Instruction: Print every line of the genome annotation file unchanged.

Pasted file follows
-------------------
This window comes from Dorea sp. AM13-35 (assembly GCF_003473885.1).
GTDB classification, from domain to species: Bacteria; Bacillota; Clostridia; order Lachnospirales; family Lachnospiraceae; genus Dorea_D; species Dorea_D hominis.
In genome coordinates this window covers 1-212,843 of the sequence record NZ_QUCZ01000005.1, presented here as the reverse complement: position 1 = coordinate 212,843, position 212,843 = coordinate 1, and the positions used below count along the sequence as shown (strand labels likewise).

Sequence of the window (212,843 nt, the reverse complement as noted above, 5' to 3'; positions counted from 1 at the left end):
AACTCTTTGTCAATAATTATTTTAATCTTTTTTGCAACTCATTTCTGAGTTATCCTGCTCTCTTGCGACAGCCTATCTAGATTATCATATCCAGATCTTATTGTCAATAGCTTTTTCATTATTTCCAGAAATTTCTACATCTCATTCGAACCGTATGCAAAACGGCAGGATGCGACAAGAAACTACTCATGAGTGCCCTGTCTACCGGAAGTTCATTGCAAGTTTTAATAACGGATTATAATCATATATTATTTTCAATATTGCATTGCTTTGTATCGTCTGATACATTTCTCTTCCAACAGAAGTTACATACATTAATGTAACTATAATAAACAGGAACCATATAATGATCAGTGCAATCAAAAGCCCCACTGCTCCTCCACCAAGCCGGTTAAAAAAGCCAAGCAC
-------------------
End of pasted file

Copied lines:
This window comes from Dorea sp. AM13-35 (assembly GCF_003473885.1).
GTDB classification, from domain to species: Bacteria; Bacillota; Clostridia; order Lachnospirales; family Lachnospiraceae; genus Dorea_D; species Dorea_D hominis.
In genome coordinates this window covers 1-212,843 of the sequence record NZ_QUCZ01000005.1, presented here as the reverse complement: position 1 = coordinate 212,843, position 212,843 = coordinate 1, and the positions used below count along the sequence as shown (strand labels likewise).

Sequence of the window (212,843 nt, the reverse complement as noted above, 5' to 3'; positions counted from 1 at the left end):
AACTCTTTGTCAATAATTATTTTAATCTTTTTTGCAACTCATTTCTGAGTTATCCTGCTCTCTTGCGACAGCCTATCTAGATTATCATATCCAGATCTTATTGTCAATAGCTTTTTCATTATTTCCAGAAATTTCTACATCTCATTCGAACCGTATGCAAAACGGCAGGATGCGACAAGAAACTACTCATGAGTGCCCTGTCTACCGGAAGTTCATTGCAAGTTTTAATAACGGATTATAATCATATATTATTTTCAATATTGCATTGCTTTGTATCGTCTGATACATTTCTCTTCCAACAGAAGTTACATACATTAATGTAACTATAATAAACAGGAACCATATAATGATCAGTGCAATCAAAAGCCCCACTGCTCCTCCACCAAGCCGGTTAAAAAAGCCAAGCAC